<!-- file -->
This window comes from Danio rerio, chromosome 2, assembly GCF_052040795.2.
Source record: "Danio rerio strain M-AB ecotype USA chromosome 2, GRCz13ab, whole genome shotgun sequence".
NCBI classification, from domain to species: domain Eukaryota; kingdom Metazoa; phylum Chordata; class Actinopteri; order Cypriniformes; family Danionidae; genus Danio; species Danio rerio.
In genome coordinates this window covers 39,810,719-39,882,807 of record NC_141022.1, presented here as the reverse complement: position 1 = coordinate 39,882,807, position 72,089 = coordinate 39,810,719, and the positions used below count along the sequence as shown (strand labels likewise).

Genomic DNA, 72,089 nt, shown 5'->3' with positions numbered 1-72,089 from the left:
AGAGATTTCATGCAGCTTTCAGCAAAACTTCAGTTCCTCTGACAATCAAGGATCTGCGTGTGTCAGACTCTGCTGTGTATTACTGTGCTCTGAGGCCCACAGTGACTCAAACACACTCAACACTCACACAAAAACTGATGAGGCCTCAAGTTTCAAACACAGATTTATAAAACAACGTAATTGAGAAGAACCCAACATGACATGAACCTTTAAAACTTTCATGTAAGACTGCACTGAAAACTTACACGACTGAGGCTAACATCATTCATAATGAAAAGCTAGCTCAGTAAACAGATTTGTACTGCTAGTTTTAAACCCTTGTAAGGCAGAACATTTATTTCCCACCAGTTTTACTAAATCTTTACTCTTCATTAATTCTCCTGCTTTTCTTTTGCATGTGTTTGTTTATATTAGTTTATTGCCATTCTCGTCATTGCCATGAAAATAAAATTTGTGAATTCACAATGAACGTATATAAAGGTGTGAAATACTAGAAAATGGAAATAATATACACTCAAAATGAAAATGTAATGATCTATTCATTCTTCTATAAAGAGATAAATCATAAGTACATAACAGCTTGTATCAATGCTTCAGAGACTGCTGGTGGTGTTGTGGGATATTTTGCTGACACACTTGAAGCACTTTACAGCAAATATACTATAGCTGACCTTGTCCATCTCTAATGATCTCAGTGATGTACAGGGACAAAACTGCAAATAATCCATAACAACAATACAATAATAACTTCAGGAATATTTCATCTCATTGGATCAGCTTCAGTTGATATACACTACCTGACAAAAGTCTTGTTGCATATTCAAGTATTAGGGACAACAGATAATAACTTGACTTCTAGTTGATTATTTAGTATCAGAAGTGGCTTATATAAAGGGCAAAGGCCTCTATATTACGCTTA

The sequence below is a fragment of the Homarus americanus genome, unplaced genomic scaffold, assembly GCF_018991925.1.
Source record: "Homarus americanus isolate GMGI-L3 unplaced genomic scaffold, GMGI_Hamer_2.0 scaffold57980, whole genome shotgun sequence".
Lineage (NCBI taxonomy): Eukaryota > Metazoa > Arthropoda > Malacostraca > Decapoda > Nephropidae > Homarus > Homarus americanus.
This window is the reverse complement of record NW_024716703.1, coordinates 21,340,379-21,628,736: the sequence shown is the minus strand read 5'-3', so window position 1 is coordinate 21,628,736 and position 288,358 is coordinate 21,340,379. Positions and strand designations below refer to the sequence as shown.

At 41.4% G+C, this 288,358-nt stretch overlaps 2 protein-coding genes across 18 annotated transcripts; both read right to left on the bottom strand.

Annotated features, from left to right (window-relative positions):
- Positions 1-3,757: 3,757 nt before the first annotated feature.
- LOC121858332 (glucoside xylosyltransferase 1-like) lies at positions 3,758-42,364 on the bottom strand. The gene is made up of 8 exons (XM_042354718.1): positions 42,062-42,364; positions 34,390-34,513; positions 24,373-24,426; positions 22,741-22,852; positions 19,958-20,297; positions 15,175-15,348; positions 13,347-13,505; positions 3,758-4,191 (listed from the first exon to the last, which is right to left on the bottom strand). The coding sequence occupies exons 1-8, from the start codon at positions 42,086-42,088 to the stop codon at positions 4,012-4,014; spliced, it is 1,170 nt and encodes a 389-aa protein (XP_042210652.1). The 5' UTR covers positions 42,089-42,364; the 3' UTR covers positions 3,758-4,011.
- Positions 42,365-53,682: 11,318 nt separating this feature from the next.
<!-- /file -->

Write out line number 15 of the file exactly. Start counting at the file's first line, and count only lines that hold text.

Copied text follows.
- Positions 42,365-53,682: 11,318 nt separating this feature from the next.